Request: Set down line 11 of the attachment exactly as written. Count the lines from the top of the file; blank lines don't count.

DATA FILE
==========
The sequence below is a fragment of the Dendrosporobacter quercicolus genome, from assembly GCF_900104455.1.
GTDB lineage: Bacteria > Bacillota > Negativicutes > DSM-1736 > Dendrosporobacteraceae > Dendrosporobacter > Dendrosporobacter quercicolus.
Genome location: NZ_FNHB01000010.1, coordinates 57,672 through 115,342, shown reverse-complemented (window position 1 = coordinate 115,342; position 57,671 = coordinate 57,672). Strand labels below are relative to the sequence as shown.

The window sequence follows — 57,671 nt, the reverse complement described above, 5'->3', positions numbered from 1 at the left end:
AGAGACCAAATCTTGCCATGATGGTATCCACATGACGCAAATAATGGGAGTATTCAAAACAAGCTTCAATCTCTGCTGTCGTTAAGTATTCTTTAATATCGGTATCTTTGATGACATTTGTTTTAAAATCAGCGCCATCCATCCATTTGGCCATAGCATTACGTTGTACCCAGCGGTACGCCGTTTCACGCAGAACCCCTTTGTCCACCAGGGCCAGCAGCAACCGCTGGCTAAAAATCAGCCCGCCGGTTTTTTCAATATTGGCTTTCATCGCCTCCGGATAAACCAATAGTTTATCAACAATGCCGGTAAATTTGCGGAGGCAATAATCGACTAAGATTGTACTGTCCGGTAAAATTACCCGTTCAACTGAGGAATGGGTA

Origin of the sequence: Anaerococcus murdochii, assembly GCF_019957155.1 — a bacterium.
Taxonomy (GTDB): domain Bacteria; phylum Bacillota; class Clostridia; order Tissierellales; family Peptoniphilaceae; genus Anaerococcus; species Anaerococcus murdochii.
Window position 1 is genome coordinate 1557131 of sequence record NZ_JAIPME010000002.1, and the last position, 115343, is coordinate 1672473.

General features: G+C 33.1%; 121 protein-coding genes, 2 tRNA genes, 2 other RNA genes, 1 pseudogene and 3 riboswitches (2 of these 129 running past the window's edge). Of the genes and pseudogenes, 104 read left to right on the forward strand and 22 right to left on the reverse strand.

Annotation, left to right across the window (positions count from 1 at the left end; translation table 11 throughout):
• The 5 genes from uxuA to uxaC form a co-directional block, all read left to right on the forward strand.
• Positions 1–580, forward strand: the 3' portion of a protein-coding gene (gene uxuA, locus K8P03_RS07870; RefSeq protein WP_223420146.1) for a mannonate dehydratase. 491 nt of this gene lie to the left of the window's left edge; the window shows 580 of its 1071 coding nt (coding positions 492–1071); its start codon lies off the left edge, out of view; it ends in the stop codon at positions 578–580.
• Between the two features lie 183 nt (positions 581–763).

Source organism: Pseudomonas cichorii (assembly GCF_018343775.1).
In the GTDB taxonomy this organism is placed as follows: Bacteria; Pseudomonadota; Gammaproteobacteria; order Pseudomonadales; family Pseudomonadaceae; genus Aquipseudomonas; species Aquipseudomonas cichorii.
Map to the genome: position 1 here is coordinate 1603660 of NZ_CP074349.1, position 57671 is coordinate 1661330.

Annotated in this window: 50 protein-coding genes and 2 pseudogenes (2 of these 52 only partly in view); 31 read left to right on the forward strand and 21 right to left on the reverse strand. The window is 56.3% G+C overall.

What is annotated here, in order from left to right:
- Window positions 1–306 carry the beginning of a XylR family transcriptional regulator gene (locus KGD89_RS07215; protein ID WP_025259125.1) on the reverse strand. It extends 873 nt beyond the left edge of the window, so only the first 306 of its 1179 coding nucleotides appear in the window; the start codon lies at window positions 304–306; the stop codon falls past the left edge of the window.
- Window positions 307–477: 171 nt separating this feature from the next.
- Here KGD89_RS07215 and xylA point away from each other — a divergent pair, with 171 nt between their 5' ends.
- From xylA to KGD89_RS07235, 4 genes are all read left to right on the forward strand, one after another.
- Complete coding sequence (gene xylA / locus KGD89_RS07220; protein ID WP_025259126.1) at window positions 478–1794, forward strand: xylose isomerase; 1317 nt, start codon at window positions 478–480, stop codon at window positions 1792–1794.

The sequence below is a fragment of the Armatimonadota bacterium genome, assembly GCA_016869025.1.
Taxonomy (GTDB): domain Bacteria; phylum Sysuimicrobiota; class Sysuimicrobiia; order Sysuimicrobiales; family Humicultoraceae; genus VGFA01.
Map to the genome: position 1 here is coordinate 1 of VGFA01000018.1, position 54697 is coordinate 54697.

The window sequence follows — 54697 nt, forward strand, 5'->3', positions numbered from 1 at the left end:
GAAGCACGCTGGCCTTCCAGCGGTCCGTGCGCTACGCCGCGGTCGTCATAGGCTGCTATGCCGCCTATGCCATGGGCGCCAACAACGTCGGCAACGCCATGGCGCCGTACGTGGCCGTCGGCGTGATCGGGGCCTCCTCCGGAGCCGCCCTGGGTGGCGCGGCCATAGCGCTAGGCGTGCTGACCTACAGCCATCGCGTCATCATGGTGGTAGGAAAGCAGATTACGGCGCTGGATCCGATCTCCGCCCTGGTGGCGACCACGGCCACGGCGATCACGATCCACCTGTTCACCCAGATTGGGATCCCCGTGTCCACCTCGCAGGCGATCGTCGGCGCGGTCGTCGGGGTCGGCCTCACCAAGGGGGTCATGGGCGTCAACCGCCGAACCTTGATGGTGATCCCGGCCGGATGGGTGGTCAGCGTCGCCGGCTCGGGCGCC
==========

• The 5 genes from uxuA to uxaC form a co-directional block, all read left to right on the forward strand.